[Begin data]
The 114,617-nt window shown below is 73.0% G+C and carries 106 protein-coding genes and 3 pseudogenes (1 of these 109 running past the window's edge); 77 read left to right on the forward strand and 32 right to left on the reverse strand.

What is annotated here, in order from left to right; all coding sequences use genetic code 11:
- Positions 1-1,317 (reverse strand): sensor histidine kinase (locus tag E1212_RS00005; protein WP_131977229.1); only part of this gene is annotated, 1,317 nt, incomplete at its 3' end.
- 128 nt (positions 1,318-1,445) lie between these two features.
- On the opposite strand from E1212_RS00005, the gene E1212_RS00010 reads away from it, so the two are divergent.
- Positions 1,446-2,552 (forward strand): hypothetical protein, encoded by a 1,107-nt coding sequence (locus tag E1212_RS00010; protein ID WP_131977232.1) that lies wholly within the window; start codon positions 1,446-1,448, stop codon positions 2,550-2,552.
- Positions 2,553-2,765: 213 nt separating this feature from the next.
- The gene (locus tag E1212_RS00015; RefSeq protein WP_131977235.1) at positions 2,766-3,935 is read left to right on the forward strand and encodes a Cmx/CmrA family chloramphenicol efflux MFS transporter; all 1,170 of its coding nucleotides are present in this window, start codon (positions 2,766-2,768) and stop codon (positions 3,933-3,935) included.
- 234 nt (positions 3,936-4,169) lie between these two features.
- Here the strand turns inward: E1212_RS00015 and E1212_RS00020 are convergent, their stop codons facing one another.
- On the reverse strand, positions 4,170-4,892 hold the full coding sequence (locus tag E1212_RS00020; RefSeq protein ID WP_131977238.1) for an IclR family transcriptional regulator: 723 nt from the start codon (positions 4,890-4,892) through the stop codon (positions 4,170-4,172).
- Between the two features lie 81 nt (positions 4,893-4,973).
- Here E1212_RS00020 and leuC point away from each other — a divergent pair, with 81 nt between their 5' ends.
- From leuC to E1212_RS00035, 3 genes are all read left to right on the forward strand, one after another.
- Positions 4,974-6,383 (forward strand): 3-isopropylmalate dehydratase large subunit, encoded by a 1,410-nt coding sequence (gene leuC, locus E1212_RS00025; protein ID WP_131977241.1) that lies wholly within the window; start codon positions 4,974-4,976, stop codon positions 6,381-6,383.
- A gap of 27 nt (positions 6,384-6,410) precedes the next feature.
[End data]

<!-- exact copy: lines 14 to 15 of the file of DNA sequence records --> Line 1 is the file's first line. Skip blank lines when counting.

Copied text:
- From leuC to E1212_RS00035, 3 genes are all read left to right on the forward strand, one after another.
- Positions 4,974-6,383 (forward strand): 3-isopropylmalate dehydratase large subunit, encoded by a 1,410-nt coding sequence (gene leuC, locus E1212_RS00025; protein ID WP_131977241.1) that lies wholly within the window; start codon positions 4,974-4,976, stop codon positions 6,381-6,383.